Ivan Coyote: Families, stories & libraries

Ivan Coyote: Families, stories & libraries
By Meghan Whyte.

Three main themes that came through Ivan Coyote’s keynote speech at the 2014 BC Library Conference were: family, the power of storytelling to build and foster compassion, and the value of libraries. As to be expected for any fan of Ivan’s work, there were plenty of laughs and a few tears along the way.

Ivan began the keynote by self-locating within a family tradition of storytelling; much of the history of Coyote’s family lives on through the stories Ivan tells in print and in speech. For Ivan, as for many of us, family is both our past and our future, representing the needs of communities and nations on a smaller but important scale. Ivan took care to situate the keynote from the position of a member of one particular family within many in Canada. Family anecdotes would help illustrate many of Ivan’s points throughout the talk.

The power of storytelling as a way to help heal the hurts of a divided people is especially pertinent as we continue our own processes of Truth and Reconciliation. Ivan’s tale of two elderly women who grew up on the opposite side of WWII was timely. Despite initial discomfort, the two grew to greater compassion through sharing their childhood stories of hardship and deprivation during a course on memoir writing. Ivan pointed out that the ability to hear each other’s stories is one way of providing the motivation to care about each other, of moving past our apathy, and engaging our compassion. Where libraries continue to be a space where stories can be told, written, read, and exchanged means more opportunities to extend our hearts and hands to the myriad stories that exist within, around and outside of our communities and families.

Lastly, Ivan spoke directly to the power of libraries as a place of learning, and accessing information and resources with privacy upheld. Ivan described a background as a troublesome but widely read child whose world was expanded because of the arrangement between an elementary school principle and the Whitehorse public library. For many, some of whom have continued on to be writers, storytellers, and/or librarians, this is familiar ground. Ivan recounted a key moment where the local librarian explained the library’s value of privacy in terms of any patron’s reading material, including that of a young student.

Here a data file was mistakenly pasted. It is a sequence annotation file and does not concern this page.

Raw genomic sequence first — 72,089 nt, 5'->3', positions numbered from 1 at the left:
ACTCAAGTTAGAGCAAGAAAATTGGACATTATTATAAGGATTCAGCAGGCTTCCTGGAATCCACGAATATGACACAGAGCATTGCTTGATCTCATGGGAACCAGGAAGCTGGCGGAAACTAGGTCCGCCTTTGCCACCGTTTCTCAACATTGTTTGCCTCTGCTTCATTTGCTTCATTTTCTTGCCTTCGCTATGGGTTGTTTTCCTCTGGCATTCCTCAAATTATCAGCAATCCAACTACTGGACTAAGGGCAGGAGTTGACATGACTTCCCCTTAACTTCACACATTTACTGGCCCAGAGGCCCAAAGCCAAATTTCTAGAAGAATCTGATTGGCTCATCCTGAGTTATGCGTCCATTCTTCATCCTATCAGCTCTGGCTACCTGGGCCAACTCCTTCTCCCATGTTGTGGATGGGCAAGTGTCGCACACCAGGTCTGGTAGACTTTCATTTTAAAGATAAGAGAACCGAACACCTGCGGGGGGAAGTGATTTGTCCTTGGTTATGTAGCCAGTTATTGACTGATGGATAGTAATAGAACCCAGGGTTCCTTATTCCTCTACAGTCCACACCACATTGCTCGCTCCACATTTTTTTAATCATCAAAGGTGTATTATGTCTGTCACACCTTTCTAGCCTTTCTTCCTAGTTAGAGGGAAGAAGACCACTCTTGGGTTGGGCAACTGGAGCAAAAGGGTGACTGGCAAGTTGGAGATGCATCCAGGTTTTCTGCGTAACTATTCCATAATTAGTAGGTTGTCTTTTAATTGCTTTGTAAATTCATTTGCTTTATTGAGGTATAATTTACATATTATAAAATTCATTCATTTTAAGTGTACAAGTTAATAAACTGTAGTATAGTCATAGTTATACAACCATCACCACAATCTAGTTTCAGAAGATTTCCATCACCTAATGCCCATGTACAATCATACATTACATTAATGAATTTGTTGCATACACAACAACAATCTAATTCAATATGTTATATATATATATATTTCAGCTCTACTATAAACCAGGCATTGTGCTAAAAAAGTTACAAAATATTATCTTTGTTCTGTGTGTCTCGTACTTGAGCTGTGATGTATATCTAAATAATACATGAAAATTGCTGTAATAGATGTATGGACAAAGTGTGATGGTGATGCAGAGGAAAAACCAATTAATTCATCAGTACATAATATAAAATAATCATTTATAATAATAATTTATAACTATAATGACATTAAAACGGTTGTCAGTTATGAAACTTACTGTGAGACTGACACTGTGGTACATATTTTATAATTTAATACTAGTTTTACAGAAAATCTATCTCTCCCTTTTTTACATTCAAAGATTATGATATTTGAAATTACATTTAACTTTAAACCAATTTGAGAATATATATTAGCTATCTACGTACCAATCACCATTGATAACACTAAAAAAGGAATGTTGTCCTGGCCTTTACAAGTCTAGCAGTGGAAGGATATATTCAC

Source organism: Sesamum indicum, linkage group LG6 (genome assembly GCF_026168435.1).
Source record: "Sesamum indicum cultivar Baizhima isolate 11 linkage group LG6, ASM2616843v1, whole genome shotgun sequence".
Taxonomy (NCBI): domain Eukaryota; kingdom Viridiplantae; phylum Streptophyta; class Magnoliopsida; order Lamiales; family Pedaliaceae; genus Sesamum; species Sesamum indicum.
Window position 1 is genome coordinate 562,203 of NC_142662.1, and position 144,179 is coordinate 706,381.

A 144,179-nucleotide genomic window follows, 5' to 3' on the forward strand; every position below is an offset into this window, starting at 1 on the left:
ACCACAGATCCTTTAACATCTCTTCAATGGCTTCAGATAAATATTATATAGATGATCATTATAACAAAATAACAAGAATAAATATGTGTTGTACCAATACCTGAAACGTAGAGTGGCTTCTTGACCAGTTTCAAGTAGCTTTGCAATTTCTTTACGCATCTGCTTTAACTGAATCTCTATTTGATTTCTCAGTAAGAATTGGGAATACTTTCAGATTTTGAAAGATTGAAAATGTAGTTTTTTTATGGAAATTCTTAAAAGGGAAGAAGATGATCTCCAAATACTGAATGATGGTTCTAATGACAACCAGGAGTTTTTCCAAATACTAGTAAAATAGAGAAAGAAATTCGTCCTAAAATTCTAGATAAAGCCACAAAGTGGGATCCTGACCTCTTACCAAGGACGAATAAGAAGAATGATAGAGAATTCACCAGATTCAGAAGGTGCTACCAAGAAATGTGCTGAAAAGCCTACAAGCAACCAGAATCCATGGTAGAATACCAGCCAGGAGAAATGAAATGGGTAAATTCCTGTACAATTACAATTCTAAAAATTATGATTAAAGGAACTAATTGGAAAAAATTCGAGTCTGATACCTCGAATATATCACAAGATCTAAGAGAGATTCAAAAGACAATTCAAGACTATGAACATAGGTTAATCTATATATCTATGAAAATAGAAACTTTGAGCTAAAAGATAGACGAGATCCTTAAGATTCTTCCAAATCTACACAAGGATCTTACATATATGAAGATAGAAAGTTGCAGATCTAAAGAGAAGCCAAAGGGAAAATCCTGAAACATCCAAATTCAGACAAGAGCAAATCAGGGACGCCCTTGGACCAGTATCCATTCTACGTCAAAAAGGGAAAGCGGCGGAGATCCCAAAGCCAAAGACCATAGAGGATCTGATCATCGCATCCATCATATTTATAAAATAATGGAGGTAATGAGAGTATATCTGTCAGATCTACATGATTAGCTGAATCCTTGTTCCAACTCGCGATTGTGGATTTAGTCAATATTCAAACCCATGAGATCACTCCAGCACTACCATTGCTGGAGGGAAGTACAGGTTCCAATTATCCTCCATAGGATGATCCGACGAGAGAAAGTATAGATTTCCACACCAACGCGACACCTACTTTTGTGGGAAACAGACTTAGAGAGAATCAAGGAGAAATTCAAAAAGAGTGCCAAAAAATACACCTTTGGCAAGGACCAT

Also recounted was some of the history of Ivan’s wife, Xena, who relied on libraries much like many Canadians who cannot afford other options for information or education. The doors of the library, Ivan implied, should always be open to all who need it. Describing an experience as a writer-in-residence at Vancouver Public Library, Ivan bore witness to the range of necessary services librarians may triage in the face of public need.

Libraries, noted Ivan, are magical places, places where books can help anyone escape the grind of work, the grind of poverty, or the trials of everyday living through a well-placed, and well-spoken story. Maybe one placed in the hands of a needful patron by a librarian. Just as the needful youth who write to Ivan about the books that have been placed in their hands at just the right time.

Meghan Whyte is a MAS/MLIS candidate at UBC with an expected graduation date of Dec 2014.



ISSN 1918-6118